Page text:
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2 And be not conformed to this world: but be ye transformed by the renewing of your mind, that ye may prove what is that good, and acceptable, and perfect, will of God.
For the final piece presented, I used Romans 12:2 to highlight my personal challenges with multiple sclerosis and how I choose to use them only as a way to transform myself and present the work that I do in a way that it can help educate others.
Do not conform to the pattern of this world, but be transformed by the renewing of your mind. Then you will be able to test and approve what God’s will is- his good, pleasing and perfect will.
For the final video, I made use of animation that will be present throughout the entire piece of When We Walk in bits and pieces just as it was in the recent film When I Walk. When We Walk will be a follow-up film and has similar imagery to that of When I Walk. Because When I Walk recently won an Emmy award, there is much anticipation for the follow-up film. In the piece, I show some of the different statistics for primary progressive multiple sclerosis and how I do not fit in any of the statistics of somebody who is typically diagnosed with the disease. Already, primary progressive only affects 10% of the Earth’s population. One out of one thousand people get MS so that means that the possibility of me getting primary progressive multiple sclerosis is one in ten thousand people. Generally MS affects more women than men and so does primary progressive. That means the statistics of men to women is 1 to 3 and thus the stats of me getting MS is only 33% out of the one in ten thousand. Sounds kind of confusing: watch the video for a clearer picture. MS affects more people in temperate climates- I grew up in South Florida, so somehow I fell into this stat. The kicker is that most people that develop MS are from Western countries. My family is from India, and my parents’ generation were born and raised in East Africa. So all in all, I fell into something that I could have never expected. That’s when the passage comes in my mind. I realize that I was placed on this Earth and given this strange disease with astronomical odds so that I could use my artistic talents to help spread awareness and help others with MS and other disabilities. I’m glad to share it with the Spark and Echo community and I look forward to seeing all the work you produce and hearing from you in the future.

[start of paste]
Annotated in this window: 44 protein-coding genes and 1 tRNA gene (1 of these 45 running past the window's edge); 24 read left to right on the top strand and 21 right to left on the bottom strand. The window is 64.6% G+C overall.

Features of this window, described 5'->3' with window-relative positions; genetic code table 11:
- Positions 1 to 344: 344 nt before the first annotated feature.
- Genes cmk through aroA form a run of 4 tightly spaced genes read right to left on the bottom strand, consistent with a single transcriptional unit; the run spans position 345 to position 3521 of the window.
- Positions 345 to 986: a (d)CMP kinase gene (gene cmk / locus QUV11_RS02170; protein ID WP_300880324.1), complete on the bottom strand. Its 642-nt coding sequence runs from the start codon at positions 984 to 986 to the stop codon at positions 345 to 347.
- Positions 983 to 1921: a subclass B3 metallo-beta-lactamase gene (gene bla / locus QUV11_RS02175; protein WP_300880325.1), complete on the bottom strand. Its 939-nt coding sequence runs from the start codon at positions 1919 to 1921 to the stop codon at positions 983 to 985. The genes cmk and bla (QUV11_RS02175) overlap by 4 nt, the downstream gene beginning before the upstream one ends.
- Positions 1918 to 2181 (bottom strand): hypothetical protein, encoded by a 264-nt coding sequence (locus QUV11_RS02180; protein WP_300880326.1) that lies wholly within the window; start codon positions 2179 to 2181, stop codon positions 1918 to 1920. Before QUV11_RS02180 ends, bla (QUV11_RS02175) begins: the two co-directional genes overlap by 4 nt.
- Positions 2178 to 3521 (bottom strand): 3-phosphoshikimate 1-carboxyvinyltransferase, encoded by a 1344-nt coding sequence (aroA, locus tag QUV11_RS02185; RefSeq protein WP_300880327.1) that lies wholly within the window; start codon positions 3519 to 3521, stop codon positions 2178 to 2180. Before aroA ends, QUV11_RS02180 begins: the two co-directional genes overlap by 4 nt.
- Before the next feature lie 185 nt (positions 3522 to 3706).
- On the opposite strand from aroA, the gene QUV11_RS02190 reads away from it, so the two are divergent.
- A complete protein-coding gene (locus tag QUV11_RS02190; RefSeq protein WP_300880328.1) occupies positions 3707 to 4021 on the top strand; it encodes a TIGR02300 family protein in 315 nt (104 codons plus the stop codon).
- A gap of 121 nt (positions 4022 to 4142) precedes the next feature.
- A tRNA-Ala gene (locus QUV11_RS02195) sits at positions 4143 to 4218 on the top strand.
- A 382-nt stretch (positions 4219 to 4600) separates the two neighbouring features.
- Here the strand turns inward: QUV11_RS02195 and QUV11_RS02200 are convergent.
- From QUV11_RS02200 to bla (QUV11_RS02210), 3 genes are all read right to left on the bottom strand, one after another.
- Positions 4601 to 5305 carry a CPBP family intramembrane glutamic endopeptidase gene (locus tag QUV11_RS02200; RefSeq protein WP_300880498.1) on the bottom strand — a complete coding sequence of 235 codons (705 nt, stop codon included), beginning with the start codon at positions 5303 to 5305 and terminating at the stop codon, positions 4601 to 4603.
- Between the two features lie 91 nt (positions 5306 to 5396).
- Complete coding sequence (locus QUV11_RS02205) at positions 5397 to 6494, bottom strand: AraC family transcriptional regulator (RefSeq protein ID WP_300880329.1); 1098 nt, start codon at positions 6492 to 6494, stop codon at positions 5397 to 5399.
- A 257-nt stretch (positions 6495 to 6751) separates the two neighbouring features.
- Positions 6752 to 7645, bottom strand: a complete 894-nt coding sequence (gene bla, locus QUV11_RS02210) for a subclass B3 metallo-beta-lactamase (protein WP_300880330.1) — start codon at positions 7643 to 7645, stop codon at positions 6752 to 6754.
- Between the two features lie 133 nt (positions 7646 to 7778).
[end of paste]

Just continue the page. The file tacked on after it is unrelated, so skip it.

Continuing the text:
Jason DaSilva has been a prolific filmmaker for the past 10 years. He has directed four short films (OLIVIA’S PUZZLE, A SONG FOR DANIEL, TWINS OF MANKALA, and FIRST STEPS) and two feature-length documentary films (LEST WE FORGET and WHEN I WALK). Many of his films have won awards; OLIVIA’S PUZZLE premiered at the 2003 Sundance Festival and qualified for an Academy Award. Three of his films have had national broadcasts on PBS, HBO, and CBC. He also produced Shocking and Awful, a film installation on the anti-Iraq war movement, exhibited at the 2006 Whitney Biennial. Each one of these works advanced Jason’s objective to give voice to those on the periphery of society. In 2006 Jason took a short break from filmmaking to earn his MFA in Applied Media Arts from Emily Carr University.
He recently produced and directed an Op-Doc (opinion documentary) for the New York Times called ‘The Long Wait,’ published in January 2013. DaSilva’s latest film, WHEN I WALK, was an Official Selection of the 2013 Sundance Film Festival and won Best Canadian Feature at HotDocs 2013. Following the film’s theatrical release this fall, it will air on POV on PBS in 2014. He currently lives and works in Brooklyn, New York.
Interested in learning more about Jason’s creative process? Visit his website at: http://wheniwalk.com/